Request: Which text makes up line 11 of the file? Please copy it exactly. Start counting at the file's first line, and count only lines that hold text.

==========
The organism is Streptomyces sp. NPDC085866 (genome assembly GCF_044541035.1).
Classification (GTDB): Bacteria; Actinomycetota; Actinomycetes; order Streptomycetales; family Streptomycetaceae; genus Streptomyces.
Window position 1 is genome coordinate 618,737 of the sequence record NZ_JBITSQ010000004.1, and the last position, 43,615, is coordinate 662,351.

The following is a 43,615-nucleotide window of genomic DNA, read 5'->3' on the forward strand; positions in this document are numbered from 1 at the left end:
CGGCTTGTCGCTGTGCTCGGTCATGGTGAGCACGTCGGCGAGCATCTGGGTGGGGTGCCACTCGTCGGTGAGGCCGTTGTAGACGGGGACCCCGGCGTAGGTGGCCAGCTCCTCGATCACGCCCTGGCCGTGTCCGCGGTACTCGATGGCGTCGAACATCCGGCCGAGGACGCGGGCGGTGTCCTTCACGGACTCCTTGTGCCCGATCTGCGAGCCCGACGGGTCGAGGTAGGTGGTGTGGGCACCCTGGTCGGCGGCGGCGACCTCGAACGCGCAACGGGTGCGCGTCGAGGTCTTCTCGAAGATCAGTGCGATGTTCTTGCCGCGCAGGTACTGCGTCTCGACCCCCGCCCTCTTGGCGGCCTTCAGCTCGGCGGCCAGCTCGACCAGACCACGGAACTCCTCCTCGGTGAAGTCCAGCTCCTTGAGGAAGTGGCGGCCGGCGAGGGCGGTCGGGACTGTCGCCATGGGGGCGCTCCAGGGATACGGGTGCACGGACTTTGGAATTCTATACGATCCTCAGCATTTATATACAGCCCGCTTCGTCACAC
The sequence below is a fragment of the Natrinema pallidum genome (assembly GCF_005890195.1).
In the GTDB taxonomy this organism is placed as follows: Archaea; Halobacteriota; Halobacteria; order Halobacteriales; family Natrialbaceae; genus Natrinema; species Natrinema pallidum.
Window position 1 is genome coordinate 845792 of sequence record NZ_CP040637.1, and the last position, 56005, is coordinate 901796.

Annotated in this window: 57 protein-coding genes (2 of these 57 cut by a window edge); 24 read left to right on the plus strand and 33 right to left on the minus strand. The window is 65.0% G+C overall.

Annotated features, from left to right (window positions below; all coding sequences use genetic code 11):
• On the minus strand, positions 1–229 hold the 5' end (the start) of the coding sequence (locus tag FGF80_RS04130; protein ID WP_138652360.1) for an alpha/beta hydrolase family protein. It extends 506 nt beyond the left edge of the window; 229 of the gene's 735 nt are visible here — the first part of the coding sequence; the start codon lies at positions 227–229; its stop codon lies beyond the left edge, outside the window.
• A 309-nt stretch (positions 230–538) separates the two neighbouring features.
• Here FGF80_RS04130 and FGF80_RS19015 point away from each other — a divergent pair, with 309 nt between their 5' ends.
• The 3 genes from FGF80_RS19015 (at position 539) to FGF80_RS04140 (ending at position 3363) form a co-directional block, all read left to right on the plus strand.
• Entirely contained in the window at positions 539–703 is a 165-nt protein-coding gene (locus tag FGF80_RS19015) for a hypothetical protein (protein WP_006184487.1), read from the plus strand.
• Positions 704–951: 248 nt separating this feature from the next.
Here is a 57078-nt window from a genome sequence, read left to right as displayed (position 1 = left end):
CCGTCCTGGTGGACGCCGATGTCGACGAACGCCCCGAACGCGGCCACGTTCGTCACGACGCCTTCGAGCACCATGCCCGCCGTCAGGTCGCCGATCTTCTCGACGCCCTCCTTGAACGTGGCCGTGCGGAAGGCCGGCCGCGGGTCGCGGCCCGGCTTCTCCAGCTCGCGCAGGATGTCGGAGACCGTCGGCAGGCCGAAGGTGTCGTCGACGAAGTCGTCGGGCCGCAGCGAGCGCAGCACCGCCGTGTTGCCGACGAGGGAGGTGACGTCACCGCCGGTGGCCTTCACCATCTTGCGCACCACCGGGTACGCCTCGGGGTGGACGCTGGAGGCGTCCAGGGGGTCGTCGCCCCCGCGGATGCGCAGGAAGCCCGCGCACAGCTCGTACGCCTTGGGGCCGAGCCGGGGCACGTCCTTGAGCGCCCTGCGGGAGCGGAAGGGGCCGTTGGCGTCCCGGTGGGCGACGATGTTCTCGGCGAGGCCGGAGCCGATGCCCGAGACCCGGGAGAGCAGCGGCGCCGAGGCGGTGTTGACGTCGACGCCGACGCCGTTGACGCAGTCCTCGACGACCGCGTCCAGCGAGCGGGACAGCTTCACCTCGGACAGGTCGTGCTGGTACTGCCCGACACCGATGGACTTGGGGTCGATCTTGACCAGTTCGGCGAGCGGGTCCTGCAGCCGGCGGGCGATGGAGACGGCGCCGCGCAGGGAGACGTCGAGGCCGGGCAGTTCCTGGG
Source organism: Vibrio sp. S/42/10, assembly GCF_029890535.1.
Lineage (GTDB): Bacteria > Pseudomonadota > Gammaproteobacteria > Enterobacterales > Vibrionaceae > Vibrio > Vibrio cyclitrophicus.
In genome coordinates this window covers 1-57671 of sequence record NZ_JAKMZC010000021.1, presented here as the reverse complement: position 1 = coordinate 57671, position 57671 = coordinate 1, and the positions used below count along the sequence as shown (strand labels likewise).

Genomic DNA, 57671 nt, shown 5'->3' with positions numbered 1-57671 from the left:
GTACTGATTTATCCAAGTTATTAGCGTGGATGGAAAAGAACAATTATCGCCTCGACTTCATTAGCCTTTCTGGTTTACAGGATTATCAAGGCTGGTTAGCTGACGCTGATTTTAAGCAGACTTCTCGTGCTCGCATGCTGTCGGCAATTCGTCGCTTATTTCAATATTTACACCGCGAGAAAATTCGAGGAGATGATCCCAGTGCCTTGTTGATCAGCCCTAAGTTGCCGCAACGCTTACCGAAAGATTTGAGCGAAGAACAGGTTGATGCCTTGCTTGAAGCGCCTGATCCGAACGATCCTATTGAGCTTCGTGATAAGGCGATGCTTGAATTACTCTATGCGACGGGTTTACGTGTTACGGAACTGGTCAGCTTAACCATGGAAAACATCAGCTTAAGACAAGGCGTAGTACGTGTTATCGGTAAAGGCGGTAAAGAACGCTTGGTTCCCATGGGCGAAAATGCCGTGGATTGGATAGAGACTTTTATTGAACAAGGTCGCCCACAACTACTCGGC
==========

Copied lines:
• On the minus strand, positions 1–229 hold the 5' end (the start) of the coding sequence (locus tag FGF80_RS04130; protein ID WP_138652360.1) for an alpha/beta hydrolase family protein. It extends 506 nt beyond the left edge of the window; 229 of the gene's 735 nt are visible here — the first part of the coding sequence; the start codon lies at positions 227–229; its stop codon lies beyond the left edge, outside the window.